Honda CRV diesel - a pair of sensible shoes

Like most Japanese marques, Honda are relative newcomers to diesel engines. The domestic market wasn’t big on diesel, their most important export market – the USA – definitely wasn’t keen on diesel (except for commercials). Only Europe really demanded it.

So, being late-comers to the diesel party, it’s perhaps it is not surprising that the Honda C-RV 2.2i DTEC EX is the first diesel Honda that I have ever driven.

Not that you would really know it is a diesel. The engine is so subdued and refined that, unless you are standing beside it at tickover, you soon forget it is a compression-ignition engine.

Honda CR-V

Unfortunately, some other things about the CR-V are not so quiet. Open the door and, every time, your ears are assailed by a discordant, simultaneous beep and chime. This irritating cacophony is like ‘crying wolf’ – when you actually do need to heed a warning you will not take notice.

Where the Honda C-RV appeals strongly is in terms of practicality. It offers comfortable accommodation for four, occasionally five, passengers, along with good load-carrying ability. Like most Hondas it also feels pretty bullet-proof in build quality, you get the impression it will go on for ever.

With the current really harsh winter weather in the UK, the CR-V has another strong and very practical appeal. Like most 4x4s, it will keep you going when other cars are grinding to a halt in a flurry of snow and spinning wheels.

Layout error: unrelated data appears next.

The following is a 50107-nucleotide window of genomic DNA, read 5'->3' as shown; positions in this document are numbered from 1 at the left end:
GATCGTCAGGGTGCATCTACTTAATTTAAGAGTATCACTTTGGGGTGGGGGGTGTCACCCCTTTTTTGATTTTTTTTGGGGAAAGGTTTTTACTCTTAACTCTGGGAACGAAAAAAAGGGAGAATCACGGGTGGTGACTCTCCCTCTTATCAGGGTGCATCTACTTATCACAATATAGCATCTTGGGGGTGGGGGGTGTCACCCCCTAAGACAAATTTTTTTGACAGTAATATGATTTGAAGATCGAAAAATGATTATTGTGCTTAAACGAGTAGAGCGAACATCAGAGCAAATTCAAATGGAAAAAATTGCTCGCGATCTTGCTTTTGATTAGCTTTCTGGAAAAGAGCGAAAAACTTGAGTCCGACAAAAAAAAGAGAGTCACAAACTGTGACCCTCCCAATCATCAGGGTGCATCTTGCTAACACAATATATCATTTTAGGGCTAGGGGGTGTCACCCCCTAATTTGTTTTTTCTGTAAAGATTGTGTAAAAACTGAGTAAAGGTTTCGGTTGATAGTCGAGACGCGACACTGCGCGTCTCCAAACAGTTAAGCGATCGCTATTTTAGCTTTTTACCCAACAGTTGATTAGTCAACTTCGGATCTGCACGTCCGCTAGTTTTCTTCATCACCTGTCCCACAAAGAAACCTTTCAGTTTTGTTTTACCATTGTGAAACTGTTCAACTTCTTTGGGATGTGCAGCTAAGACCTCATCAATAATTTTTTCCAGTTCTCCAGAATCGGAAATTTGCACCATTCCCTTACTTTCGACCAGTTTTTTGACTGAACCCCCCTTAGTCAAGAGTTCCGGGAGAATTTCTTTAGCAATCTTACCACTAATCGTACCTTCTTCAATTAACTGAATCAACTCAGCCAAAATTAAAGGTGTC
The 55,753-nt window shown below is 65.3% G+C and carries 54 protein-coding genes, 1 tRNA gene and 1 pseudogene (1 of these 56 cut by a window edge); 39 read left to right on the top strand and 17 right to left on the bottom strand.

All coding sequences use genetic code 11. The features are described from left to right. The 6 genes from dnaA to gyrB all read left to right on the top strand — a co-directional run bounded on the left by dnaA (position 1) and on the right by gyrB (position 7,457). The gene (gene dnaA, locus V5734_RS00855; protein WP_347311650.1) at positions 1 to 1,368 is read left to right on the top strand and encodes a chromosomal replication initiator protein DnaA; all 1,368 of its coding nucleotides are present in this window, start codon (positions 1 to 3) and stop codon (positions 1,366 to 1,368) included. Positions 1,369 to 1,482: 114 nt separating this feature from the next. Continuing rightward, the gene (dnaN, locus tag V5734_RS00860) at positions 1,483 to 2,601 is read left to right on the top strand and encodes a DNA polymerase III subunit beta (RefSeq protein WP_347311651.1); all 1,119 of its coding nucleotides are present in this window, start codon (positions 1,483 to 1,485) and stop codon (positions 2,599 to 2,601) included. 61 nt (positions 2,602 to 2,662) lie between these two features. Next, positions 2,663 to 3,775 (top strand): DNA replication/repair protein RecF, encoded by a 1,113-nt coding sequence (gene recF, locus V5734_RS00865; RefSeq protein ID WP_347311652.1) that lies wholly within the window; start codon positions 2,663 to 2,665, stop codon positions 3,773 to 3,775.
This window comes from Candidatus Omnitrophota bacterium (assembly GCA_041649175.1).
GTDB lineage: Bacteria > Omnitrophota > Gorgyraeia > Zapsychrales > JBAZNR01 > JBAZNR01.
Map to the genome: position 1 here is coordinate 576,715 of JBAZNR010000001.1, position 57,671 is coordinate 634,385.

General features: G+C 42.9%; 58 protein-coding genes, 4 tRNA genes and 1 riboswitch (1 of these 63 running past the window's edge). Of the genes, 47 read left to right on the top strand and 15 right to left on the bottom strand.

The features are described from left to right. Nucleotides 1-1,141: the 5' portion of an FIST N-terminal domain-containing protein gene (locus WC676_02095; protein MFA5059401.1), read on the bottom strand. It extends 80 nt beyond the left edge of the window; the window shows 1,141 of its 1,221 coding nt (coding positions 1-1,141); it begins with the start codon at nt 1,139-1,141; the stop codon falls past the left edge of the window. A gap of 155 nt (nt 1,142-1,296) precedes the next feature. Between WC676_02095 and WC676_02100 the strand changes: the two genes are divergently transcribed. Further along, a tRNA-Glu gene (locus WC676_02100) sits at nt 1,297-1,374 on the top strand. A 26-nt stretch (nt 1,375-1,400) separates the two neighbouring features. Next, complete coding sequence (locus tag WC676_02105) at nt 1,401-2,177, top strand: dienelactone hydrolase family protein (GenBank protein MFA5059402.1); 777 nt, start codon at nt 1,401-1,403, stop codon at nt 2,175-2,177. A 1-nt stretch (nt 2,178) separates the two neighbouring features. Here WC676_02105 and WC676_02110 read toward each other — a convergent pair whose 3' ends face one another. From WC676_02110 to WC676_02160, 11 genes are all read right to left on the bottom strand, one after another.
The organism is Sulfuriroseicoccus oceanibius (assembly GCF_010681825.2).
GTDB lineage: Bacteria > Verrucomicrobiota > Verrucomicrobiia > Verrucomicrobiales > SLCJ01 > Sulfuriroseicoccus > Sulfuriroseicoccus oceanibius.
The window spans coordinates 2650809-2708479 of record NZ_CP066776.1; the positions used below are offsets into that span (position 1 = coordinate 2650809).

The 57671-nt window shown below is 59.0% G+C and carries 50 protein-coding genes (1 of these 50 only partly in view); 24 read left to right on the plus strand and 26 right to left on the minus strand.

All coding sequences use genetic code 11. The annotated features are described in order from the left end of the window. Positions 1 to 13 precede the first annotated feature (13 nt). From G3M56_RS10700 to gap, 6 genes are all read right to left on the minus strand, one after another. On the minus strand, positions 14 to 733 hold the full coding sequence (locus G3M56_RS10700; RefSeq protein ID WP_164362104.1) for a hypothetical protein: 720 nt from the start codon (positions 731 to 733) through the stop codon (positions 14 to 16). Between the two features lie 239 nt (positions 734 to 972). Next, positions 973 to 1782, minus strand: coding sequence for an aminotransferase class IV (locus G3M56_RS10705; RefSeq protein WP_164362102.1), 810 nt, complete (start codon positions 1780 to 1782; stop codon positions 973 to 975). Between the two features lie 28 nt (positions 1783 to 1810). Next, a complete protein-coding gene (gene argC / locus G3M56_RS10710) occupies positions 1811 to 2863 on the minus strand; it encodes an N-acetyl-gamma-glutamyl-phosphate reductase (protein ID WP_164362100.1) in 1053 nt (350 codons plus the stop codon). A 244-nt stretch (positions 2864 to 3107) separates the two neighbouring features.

Not that the Honda CR-V is a full-blown off-roader. It has no low-ratio gearboxes, diff-locks or hill-descent controls, so something like the Land Rover Freelander could probably drive circles round it off-road, perhaps even quite literally. That said, the CR-V waded, very capably, through quite tall heather on the tracks of my off-road course.

If this road test stopped there, many of the CR-V’s potential buyers would already be convinced enough to make a bee-line to their Honda dealership.

Honda CR-V interior

Put it this way, the Honda CR-V is like a pair of sensible walking shoes. Comfortable, capable and practical, with quality that should ensure they will last for many years. Its road manners, too, come in the sensible bracket. You can just sit behind the wheel as the CR-V eats up the miles with ease and reasonable refinement, apart from slightly intrusive road noise at motorway speeds.

But, like a pair of sensible shoes, while many will rate them as ideal, a few will wish for something that has more presence and offers the driver a bit more excitement.

I’m not smitten with the CR-V’s rather self-conscious front-end styling and some potential buyers will be put off by its lack of sporty dynamics. This is not a vehicle where you are going to search out favourite driving roads to enjoy. But, equally, with its sensible handling, a twisty road should hold no fears.

Honda CR-V

The performance from the 2.2-litre diesel is reasonable, rather than sparkling. Acceleration from 0-62 mph is quoted at 9.6 seconds. Fuel consumption, as you would expect from a diesel, is good. The combined consumption figure is 43.5 mpg and carbon dioxide emissions are 171 g/km, putting this CR-V in band H for UK road tax. The price ticket is a competitive £28,280.

If you want a good, practical 4x4 that is comfortable, refined and capable – if possibly a little bit unexciting – then the CR-V may well suit you. If you want something more stylish, or with a more macho off-road image, you will probably go elsewhere.

But, I suspect Honda will be quite happy with their market position. Just look how many CR-Vs you see on the road. That says a lot.

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